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White House, Democrats, Hit Impasse on Iraq

Congressional leaders and White House negotiators tried again Friday to work out a funding deal on the war in Iraq — one that Congress could approve and President Bush could sign.

But the White House rejected the Democrats' opening bid, in which Senate Majority Leader Harry Reid and House Speaker Nancy Pelosi offered to drop billions of dollars of domestic spending from the war bill.

"If you want to do away with all domestic discretionary spending," Reid said, "we will take, in exchange for that, in a split second, accountability for the president what's going on in Iraq."


The Democrats also offered to give the White House waivers on proposed timelines for the U.S. mission in Iraq — an offer that Pelosi said was turned down.

"Whether waivable or not, timelines send exactly the wrong signal to our adversaries, to our allies, and most importantly, to the troops in the field," said White House Chief of Staff Josh Bolten after he and congressional leaders failed to agree on language for a war funding bill.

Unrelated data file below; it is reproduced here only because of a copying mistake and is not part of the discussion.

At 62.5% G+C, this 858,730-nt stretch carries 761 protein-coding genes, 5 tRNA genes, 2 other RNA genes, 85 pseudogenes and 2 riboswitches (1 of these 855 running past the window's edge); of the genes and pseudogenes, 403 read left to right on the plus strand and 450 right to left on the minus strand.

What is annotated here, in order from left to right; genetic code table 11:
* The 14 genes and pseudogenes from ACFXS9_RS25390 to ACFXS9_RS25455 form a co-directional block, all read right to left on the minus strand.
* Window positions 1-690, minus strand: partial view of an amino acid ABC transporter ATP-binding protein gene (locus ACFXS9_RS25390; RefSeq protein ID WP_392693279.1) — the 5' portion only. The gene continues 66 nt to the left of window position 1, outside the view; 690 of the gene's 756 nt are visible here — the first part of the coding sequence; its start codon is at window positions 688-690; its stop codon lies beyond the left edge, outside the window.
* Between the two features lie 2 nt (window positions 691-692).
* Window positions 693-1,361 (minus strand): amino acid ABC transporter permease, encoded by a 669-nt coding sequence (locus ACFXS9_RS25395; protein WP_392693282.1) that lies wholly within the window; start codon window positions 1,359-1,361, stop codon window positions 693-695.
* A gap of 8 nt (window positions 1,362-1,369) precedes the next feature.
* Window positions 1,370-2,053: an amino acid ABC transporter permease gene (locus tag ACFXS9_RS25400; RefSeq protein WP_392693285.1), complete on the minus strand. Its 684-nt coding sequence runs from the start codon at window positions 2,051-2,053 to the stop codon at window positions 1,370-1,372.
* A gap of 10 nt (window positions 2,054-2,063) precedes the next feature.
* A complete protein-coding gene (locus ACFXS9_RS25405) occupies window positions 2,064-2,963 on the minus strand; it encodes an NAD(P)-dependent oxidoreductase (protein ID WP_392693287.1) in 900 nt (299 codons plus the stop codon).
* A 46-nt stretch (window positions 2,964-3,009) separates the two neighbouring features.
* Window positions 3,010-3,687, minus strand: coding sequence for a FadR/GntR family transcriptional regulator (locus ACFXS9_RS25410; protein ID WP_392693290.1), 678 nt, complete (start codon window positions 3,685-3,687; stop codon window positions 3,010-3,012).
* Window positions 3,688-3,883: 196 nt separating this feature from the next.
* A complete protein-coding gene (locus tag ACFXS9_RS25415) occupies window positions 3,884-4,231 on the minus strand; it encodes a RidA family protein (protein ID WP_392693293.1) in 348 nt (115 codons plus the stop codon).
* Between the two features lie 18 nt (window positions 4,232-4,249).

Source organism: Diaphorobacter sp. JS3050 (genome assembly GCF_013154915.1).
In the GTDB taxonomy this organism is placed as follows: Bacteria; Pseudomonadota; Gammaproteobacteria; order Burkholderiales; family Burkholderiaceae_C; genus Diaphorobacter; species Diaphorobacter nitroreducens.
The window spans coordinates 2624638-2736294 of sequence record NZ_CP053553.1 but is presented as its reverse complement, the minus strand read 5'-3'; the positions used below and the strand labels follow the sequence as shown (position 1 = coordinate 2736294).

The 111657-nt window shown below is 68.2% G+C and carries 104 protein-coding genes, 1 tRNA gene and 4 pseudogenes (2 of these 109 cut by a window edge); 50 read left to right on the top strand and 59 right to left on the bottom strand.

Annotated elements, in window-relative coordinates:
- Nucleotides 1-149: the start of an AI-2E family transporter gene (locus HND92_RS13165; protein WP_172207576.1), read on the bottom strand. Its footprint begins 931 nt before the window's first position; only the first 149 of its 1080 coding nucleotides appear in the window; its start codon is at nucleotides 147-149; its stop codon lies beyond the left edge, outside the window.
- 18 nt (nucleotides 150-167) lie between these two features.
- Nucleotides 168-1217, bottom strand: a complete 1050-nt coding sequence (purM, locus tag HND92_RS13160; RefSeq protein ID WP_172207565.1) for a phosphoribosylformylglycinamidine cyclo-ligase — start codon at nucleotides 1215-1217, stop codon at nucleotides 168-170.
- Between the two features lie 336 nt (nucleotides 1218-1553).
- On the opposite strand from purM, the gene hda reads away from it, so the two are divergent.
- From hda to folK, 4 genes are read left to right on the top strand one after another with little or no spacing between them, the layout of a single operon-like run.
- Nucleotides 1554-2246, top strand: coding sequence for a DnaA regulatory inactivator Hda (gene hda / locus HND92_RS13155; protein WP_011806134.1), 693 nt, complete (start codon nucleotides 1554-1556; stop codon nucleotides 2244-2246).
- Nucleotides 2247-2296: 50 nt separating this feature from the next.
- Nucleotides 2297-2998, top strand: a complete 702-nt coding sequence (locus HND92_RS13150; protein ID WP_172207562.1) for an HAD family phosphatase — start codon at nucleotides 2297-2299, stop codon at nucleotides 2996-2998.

"To say I was disappointed in the meeting is an understatement," Bolten said.

The White House could accept a Republican war funding proposal that got 52 votes this week in the Senate, according to Bolten. But that measure doesn't satisfy all Democrats. Speaker Pelosi says that without a compromise, her party will now write its own war funding bill.

The task then remains to find a veto-proof way to approve funding for troops without expressing approval of the war they're fighting.


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